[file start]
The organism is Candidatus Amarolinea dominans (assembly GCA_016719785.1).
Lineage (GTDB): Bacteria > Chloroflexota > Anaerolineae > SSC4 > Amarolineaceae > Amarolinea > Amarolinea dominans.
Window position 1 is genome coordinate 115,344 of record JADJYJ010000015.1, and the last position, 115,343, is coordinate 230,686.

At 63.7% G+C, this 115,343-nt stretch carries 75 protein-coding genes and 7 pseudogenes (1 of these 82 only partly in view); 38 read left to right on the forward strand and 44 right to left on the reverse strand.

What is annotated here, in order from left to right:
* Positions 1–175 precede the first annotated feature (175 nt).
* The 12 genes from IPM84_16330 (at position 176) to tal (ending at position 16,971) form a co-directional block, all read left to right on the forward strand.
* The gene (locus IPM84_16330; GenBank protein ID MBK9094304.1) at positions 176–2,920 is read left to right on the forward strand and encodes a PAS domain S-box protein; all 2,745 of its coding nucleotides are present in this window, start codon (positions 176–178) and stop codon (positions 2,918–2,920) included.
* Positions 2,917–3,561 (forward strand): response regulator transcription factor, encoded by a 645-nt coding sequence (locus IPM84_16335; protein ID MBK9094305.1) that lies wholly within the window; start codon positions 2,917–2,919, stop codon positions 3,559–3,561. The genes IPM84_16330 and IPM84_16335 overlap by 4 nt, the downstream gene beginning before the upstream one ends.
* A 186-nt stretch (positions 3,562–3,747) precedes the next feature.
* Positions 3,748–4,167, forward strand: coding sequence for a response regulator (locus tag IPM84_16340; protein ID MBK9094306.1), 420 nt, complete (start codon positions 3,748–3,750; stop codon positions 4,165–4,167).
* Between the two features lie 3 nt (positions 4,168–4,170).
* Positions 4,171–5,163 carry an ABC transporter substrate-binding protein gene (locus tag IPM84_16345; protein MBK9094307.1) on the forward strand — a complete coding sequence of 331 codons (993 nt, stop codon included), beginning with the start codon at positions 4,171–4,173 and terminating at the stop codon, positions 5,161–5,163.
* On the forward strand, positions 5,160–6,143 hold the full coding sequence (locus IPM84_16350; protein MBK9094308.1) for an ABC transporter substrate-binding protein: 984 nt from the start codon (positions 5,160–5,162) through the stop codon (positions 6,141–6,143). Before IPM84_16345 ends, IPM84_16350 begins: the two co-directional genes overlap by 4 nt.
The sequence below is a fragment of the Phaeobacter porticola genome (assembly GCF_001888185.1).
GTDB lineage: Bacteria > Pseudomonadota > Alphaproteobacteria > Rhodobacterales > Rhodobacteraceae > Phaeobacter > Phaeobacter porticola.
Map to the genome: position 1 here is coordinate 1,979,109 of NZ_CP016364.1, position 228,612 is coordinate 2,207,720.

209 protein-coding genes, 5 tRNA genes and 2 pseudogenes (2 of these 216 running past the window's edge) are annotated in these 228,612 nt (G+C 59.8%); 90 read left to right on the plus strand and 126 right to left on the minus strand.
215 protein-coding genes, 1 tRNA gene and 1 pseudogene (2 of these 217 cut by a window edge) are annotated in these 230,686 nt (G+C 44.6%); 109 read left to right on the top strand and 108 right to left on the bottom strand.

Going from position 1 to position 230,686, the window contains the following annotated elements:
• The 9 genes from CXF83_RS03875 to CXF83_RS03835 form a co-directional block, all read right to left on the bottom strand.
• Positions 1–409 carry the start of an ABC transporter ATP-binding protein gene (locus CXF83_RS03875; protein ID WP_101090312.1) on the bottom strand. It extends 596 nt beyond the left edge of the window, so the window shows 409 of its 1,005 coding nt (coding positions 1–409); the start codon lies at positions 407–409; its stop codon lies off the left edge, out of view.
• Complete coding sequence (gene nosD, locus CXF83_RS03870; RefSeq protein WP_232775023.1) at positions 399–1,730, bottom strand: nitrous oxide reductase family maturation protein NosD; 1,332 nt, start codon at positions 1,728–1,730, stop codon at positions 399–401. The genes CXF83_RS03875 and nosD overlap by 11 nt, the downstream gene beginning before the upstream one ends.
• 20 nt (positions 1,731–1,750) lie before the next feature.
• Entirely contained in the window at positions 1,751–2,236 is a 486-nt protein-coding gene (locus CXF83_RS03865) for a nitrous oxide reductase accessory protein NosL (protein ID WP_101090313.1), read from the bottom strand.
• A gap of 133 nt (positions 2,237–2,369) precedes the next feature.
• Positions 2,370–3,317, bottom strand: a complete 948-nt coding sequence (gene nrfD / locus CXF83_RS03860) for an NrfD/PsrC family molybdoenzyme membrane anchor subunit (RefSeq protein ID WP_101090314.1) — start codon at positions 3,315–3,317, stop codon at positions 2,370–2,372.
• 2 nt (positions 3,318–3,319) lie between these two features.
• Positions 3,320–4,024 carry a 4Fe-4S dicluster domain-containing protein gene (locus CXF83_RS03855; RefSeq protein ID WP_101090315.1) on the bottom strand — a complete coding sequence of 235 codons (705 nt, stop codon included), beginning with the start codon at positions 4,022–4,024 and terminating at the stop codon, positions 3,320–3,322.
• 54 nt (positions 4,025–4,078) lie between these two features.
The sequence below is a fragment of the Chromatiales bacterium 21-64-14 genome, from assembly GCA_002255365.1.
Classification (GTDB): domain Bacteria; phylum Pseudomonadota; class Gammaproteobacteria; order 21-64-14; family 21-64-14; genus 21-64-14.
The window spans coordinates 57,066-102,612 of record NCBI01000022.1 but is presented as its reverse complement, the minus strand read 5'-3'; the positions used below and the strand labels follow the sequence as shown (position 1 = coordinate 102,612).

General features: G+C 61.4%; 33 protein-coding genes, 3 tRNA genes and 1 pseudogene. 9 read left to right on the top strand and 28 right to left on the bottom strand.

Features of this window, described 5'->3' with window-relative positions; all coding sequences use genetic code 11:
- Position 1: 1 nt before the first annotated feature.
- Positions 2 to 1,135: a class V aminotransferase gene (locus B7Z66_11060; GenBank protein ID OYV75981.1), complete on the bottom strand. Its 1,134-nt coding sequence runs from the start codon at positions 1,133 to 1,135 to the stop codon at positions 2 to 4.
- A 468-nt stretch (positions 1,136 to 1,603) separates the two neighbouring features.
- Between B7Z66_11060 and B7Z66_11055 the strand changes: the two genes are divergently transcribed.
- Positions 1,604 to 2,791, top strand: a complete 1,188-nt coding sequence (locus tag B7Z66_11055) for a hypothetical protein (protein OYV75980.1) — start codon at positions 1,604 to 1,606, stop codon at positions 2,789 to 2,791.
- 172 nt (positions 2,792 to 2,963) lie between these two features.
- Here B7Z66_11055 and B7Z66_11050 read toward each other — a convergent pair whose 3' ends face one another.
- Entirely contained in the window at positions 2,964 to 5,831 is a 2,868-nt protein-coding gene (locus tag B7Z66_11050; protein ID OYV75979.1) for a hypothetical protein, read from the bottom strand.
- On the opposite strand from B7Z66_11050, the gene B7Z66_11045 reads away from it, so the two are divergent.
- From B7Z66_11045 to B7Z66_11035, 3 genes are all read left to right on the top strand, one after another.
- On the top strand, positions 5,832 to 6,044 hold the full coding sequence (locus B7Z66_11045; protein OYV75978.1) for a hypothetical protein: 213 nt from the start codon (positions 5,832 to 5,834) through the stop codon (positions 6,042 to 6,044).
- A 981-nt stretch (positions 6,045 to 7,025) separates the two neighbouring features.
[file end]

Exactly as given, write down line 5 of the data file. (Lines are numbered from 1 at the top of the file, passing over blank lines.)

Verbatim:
What is annotated here, in order from left to right: